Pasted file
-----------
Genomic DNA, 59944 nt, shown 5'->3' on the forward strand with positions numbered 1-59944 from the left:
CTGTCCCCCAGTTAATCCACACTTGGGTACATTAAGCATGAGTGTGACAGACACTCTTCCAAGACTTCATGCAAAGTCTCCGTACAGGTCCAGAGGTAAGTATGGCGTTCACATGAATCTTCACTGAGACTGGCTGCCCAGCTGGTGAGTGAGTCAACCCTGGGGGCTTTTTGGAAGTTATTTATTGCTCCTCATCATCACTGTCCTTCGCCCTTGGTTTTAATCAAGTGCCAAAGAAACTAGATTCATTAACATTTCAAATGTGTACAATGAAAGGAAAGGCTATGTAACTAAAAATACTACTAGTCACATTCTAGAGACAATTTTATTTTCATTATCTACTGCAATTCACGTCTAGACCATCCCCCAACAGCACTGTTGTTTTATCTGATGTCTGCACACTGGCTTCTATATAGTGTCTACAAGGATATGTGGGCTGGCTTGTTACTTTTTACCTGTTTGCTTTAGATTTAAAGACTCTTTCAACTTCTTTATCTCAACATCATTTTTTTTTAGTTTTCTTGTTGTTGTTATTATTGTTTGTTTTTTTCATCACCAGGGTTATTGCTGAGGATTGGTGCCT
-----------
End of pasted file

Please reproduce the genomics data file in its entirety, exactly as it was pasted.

Genomic DNA, 59944 nt, shown 5'->3' on the forward strand with positions numbered 1-59944 from the left:
CTGTCCCCCAGTTAATCCACACTTGGGTACATTAAGCATGAGTGTGACAGACACTCTTCCAAGACTTCATGCAAAGTCTCCGTACAGGTCCAGAGGTAAGTATGGCGTTCACATGAATCTTCACTGAGACTGGCTGCCCAGCTGGTGAGTGAGTCAACCCTGGGGGCTTTTTGGAAGTTATTTATTGCTCCTCATCATCACTGTCCTTCGCCCTTGGTTTTAATCAAGTGCCAAAGAAACTAGATTCATTAACATTTCAAATGTGTACAATGAAAGGAAAGGCTATGTAACTAAAAATACTACTAGTCACATTCTAGAGACAATTTTATTTTCATTATCTACTGCAATTCACGTCTAGACCATCCCCCAACAGCACTGTTGTTTTATCTGATGTCTGCACACTGGCTTCTATATAGTGTCTACAAGGATATGTGGGCTGGCTTGTTACTTTTTACCTGTTTGCTTTAGATTTAAAGACTCTTTCAACTTCTTTATCTCAACATCATTTTTTTTTAGTTTTCTTGTTGTTGTTATTATTGTTTGTTTTTTTCATCACCAGGGTTATTGCTGAGGATTGGTGCCT